This means that not only is Merrill unprotected against a default in the CDOs, but it has lost all the money it has paid for that insurance. It's as if you had paid $200,000 in premiums over the years in a $1 million life insurance policy for your spouse, and when a death occurs not only does the insurer tell you it's broke and can't pay -- but your premiums are down the drain, too.
Don't count on insurers
Several other major banks and brokers, such as the Canadian Imperial Bank of Commerce (CM, news, msgs) and Lehman Bros. (LEH, news, msgs), have been stiffed by ACA to the tune of billions, and all have let the insurer seek more capital before forcing it into bankruptcy. So the case gives us just a taste of what may come. Consider that ACA was no fly-by-night outfit. It was AAA-rated and met all standard benchmarks for safety. Yet those benchmarks now look ridiculous, as the company was allowed to provide $60 billion worth of guarantees on a capital base of just $500 million.
Can you imagine, as a citizen, if you were allowed to collect fees on $60 million worth of loan guarantees because you owned a house worth $500,000? It's nuts.
Specialty bond insurers such as ACA and troubled Ambac Financial Group (ABK, news, msgs) at least are well-known companies subject to modest scrutiny. But because we are coming out of a long period in which debt defaults have been unusually low, hundreds of little-known hedge funds, pension funds and insurers worldwide were lulled by a false sense of complacency into the practice of selling CDSs -- and their ability to pay up in the event of widespread defaults amid a long, hard recession is not just in doubt but completely unlikely.
In other words, if you think it's hard to get your insurance company to pay off in the event of a car accident, just wait until you hear the screaming from CDS holders in the next couple of years. Here are a few ways insurance sellers will try to jump off the hook, according to derivatives expert Satyajit Das, who spoke to me this week from Pune, India:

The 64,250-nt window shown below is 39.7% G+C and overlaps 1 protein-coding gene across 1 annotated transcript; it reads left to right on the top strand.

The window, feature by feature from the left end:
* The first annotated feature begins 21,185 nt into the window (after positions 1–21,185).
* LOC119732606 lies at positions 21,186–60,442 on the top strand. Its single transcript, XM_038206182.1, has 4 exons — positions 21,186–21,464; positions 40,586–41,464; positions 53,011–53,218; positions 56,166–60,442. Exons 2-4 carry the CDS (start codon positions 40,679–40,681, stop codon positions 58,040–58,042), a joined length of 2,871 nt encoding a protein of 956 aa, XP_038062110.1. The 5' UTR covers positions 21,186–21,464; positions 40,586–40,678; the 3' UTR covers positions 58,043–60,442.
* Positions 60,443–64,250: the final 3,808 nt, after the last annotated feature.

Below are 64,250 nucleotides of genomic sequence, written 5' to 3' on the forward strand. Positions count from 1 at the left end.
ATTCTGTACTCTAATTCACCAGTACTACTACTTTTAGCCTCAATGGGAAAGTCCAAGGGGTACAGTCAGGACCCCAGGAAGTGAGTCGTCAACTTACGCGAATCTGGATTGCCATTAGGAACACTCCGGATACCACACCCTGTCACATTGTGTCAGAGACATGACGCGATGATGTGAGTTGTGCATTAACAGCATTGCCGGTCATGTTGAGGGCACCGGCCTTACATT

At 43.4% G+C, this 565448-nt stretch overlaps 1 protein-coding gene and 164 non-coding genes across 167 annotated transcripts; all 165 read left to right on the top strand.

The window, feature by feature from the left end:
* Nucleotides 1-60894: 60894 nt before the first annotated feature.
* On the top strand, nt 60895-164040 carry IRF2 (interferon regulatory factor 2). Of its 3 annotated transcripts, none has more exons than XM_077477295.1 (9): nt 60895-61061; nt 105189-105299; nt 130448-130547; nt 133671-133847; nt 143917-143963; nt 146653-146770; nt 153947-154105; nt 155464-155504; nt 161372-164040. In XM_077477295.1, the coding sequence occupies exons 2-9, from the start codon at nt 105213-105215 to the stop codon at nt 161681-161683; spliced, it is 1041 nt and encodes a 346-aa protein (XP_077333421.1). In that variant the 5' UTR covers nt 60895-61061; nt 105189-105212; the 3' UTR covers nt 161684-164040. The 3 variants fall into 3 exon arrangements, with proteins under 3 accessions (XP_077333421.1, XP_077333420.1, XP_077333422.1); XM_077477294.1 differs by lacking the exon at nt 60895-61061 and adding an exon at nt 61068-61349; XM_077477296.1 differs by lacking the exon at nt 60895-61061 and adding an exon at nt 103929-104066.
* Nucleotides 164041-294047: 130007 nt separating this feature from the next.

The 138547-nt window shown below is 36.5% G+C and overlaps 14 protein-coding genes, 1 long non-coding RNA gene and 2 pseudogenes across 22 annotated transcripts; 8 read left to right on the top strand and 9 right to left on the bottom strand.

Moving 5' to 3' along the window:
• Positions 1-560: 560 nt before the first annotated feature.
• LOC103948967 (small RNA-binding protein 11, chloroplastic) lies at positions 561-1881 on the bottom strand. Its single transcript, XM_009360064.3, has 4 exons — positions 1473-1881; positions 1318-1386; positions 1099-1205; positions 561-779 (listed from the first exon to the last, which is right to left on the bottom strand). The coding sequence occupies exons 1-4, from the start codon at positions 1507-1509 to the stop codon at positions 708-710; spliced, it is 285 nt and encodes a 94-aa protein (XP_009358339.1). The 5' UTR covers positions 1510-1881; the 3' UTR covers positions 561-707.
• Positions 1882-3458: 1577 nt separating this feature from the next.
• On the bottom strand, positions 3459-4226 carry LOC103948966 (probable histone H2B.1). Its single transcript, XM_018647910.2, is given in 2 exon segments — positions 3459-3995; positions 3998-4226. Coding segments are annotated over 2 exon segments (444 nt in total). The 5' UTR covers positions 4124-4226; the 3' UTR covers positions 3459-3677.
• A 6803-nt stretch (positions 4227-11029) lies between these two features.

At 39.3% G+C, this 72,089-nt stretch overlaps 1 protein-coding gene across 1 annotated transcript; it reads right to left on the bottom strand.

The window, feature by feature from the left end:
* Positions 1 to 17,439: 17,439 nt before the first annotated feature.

Documentation difficulties. Ever go into a store to try to return a piece of merchandise and forget your receipt? Or have you had clerks point out that the return period expired two weeks ago, or that the fine print says the warranty is not good if the package been opened or if the item was bought on a Tuesday, or that they're sorry, but Bob, the guy who wrote the receipt, doesn't work there anymore, and current management can't honor it? Das says CDS sellers' attorneys have innumerable ways of claiming your contract does not apply. The big problem is that the standard CDS contact is a trading instrument that is standardized for simplicity and may not match the risk in the way its owner expects, even if the owner is a sophisticated investor like Merrill. It cannot be tested except by a real default, and by then it may be too late.